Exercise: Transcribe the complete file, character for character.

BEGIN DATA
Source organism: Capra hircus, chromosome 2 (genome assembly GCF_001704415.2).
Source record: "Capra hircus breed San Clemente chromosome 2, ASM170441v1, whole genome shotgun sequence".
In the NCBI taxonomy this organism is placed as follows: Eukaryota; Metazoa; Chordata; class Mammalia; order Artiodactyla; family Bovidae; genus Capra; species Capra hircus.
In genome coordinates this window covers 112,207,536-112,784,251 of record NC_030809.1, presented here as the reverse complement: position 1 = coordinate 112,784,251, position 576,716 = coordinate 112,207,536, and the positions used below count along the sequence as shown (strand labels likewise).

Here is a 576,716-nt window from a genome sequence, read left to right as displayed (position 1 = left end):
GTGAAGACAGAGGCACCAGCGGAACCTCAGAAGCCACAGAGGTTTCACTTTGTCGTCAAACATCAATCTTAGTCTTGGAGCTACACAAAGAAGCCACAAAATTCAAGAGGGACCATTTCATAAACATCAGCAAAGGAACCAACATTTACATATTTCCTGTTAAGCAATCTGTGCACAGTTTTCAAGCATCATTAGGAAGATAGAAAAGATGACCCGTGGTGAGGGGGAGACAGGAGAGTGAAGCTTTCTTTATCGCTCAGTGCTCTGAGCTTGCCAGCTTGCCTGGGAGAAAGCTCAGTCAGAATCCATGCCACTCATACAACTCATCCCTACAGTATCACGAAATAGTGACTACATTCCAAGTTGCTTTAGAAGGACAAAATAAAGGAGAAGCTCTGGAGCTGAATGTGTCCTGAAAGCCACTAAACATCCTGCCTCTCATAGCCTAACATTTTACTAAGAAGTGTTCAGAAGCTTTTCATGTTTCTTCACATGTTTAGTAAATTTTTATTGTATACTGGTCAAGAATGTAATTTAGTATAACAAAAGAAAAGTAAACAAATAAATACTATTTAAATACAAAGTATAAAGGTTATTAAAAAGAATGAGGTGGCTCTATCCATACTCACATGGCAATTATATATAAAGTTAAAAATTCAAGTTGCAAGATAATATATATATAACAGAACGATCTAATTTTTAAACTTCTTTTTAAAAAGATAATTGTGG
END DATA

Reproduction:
Source organism: Capra hircus, chromosome 2 (genome assembly GCF_001704415.2).
Source record: "Capra hircus breed San Clemente chromosome 2, ASM170441v1, whole genome shotgun sequence".
In the NCBI taxonomy this organism is placed as follows: Eukaryota; Metazoa; Chordata; class Mammalia; order Artiodactyla; family Bovidae; genus Capra; species Capra hircus.
In genome coordinates this window covers 112,207,536-112,784,251 of record NC_030809.1, presented here as the reverse complement: position 1 = coordinate 112,784,251, position 576,716 = coordinate 112,207,536, and the positions used below count along the sequence as shown (strand labels likewise).

Here is a 576,716-nt window from a genome sequence, read left to right as displayed (position 1 = left end):
GTGAAGACAGAGGCACCAGCGGAACCTCAGAAGCCACAGAGGTTTCACTTTGTCGTCAAACATCAATCTTAGTCTTGGAGCTACACAAAGAAGCCACAAAATTCAAGAGGGACCATTTCATAAACATCAGCAAAGGAACCAACATTTACATATTTCCTGTTAAGCAATCTGTGCACAGTTTTCAAGCATCATTAGGAAGATAGAAAAGATGACCCGTGGTGAGGGGGAGACAGGAGAGTGAAGCTTTCTTTATCGCTCAGTGCTCTGAGCTTGCCAGCTTGCCTGGGAGAAAGCTCAGTCAGAATCCATGCCACTCATACAACTCATCCCTACAGTATCACGAAATAGTGACTACATTCCAAGTTGCTTTAGAAGGACAAAATAAAGGAGAAGCTCTGGAGCTGAATGTGTCCTGAAAGCCACTAAACATCCTGCCTCTCATAGCCTAACATTTTACTAAGAAGTGTTCAGAAGCTTTTCATGTTTCTTCACATGTTTAGTAAATTTTTATTGTATACTGGTCAAGAATGTAATTTAGTATAACAAAAGAAAAGTAAACAAATAAATACTATTTAAATACAAAGTATAAAGGTTATTAAAAAGAATGAGGTGGCTCTATCCATACTCACATGGCAATTATATATAAAGTTAAAAATTCAAGTTGCAAGATAATATATATATAACAGAACGATCTAATTTTTAAACTTCTTTTTAAAAAGATAATTGTGG